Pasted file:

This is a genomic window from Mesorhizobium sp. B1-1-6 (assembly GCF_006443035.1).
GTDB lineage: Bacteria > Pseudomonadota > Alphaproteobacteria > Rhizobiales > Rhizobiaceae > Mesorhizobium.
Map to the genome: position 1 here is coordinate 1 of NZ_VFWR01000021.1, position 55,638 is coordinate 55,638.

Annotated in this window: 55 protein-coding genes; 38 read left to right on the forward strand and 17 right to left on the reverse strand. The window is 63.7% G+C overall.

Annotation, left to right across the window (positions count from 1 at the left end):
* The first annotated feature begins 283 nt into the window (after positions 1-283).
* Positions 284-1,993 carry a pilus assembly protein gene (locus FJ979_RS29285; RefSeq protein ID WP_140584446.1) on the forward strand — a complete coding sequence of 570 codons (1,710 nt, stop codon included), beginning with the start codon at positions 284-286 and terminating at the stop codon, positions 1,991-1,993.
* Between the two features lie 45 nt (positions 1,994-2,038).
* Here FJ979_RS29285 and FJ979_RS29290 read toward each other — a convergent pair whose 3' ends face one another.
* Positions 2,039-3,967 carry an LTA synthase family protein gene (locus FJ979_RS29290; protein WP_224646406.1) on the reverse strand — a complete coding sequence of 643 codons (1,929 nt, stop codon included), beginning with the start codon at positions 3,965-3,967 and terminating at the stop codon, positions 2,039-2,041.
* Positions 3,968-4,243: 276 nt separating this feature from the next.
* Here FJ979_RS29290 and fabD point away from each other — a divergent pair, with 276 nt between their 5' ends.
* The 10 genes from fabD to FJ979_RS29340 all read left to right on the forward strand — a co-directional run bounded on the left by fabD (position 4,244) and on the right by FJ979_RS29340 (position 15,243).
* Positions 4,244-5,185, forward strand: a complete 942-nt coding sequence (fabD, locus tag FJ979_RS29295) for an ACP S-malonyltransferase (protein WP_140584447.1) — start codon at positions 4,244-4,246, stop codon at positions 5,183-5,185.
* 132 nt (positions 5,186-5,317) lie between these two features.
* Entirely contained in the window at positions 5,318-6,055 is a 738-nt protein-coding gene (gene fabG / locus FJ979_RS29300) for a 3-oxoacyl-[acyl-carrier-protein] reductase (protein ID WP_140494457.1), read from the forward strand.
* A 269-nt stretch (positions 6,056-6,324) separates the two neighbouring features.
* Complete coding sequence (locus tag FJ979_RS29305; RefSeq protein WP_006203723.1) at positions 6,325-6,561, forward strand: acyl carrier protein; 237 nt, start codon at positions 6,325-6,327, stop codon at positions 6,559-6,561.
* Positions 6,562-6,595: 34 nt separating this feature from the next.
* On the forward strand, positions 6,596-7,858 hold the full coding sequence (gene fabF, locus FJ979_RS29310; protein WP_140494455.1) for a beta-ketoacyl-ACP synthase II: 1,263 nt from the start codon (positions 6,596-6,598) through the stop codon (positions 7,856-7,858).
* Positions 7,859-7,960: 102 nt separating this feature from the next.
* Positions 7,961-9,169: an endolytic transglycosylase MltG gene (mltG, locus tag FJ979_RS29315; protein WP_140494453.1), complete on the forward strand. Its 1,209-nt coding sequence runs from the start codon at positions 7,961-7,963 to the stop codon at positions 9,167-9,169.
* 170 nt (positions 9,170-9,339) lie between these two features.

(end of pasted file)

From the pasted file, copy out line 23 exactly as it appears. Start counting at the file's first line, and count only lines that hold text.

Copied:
* 170 nt (positions 9,170-9,339) lie between these two features.